3. Speaking of neighborhoods… Yesterday I attended the monthly meeting of the ‘Liveable Communities Development Group’ and there were 25 of us there, all looking to make the downtown area a more walkable, more bikeable and more likeable place to live. There are SOO many simmering projects-from the current and long-needed flood abatement project to bike rack installations to exciting plans for the new Farmer’s Market, park and community center, monthly First Friday celebrations and the annual Blue Plum festival, to name a few. At this month’s meeting we were also educated about the Unicoi Cannery/Entrepreneurial Incubator project that’s received a $300,000 grant to help make it a reality. That will be a real boon to Farmer’s Market vendors that would like to make and sell their own salsas, bbq sauce or other ‘value-added’ projects, and this fully licensed and inspected commercial kitchen welcomes folks within 150 mile radius!. The more opportunities folks have to sell their products, the more those foods and meats will be grown right here where we live. Thank goodness we’ve left tobacco in the dust and are finding other crops and animals to raise in its place.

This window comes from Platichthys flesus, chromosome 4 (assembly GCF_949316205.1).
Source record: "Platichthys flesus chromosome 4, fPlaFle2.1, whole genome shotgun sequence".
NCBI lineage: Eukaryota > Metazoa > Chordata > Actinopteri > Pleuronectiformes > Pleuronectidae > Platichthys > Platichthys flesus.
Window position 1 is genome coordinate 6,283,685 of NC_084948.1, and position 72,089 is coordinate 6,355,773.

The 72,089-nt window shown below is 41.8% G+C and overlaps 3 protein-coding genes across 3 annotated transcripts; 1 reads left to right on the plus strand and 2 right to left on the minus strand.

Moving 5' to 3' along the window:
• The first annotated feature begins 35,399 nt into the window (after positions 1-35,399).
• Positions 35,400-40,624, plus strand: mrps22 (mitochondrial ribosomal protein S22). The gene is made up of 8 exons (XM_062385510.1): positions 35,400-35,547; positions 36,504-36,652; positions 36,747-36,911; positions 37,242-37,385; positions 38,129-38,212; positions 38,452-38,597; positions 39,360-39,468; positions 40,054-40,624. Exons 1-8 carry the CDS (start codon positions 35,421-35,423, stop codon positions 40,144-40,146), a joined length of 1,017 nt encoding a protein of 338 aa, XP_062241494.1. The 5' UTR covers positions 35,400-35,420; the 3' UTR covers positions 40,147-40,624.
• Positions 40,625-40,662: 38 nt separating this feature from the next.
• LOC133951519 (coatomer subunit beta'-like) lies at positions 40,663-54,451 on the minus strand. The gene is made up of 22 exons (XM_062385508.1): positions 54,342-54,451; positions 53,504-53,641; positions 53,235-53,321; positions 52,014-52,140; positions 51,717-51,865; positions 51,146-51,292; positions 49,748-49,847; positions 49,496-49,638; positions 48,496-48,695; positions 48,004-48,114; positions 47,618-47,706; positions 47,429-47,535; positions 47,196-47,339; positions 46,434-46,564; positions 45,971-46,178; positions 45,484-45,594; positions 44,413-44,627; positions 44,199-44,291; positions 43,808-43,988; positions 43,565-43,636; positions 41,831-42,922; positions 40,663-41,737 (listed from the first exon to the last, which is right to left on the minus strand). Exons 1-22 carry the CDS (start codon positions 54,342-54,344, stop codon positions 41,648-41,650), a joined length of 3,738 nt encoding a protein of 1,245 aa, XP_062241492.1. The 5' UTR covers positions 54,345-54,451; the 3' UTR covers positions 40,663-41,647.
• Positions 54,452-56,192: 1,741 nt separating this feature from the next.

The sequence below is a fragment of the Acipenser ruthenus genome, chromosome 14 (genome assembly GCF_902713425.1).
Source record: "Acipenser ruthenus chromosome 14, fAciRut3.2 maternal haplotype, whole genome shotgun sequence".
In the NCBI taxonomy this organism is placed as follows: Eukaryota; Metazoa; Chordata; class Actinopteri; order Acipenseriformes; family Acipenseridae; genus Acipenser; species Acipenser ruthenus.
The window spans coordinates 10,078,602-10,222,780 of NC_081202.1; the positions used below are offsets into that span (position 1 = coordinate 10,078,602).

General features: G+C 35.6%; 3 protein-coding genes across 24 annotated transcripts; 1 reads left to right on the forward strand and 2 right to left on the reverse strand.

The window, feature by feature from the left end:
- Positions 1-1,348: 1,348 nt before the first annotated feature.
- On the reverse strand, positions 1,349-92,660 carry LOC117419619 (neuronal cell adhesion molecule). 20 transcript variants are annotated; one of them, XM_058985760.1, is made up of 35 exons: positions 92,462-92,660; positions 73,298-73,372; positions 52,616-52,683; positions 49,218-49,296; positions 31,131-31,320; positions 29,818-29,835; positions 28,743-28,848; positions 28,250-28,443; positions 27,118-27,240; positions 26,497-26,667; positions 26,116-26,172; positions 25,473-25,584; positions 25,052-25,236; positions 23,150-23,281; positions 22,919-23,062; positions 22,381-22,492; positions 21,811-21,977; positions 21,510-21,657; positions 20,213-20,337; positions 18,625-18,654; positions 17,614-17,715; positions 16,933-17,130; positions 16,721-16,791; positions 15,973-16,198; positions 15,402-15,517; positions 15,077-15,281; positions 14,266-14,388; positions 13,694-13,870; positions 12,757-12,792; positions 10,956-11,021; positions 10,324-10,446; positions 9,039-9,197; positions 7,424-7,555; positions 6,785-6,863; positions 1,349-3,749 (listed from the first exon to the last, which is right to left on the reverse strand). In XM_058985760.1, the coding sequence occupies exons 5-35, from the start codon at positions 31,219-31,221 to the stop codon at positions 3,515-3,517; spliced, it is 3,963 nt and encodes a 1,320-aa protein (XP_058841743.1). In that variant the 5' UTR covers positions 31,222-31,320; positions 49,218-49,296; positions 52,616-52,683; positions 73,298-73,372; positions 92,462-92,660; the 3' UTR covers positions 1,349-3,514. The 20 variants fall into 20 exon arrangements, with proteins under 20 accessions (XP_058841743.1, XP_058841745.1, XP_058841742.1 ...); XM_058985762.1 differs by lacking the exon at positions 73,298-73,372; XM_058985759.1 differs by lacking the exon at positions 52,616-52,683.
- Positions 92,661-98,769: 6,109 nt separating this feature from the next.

5. Which brings me to ‘growing your own’. My friend Emily that worked so diligently with me earlier this year to bring C.O.O.P. (Chickens On Our Property) demands before city council got another letter from the city’s zoning department telling her she has 15 days to get rid of her two hens. Yes, two. Emily has decided she’s tired as hell and isn’t going to take it anymore and so found a local attorney to represent her at a private hearing on the matter. The city has given her a ‘reprieve’ until they reach a decision on the matter after the holidays. We are feeling ‘potentially positive’ about the outcome, and that’s a Christmas gift I wanted to share with ya’ll. I was all set to ask you to write letters to the editor, to rally, petition, and so forth, for the right to have backyard hens, but Emily has asked us to refrain from this type of support until she knows more. So, while we ponder the right to bear arms (see #1 above) please ponder the RIGHT to keep a few backyard pets that can be kept quietly, cleanly and safely in your own backyard while they do their job of providing you with eggs and compost. (Do your dogs do that? Do your guns do that? Just sayin’…)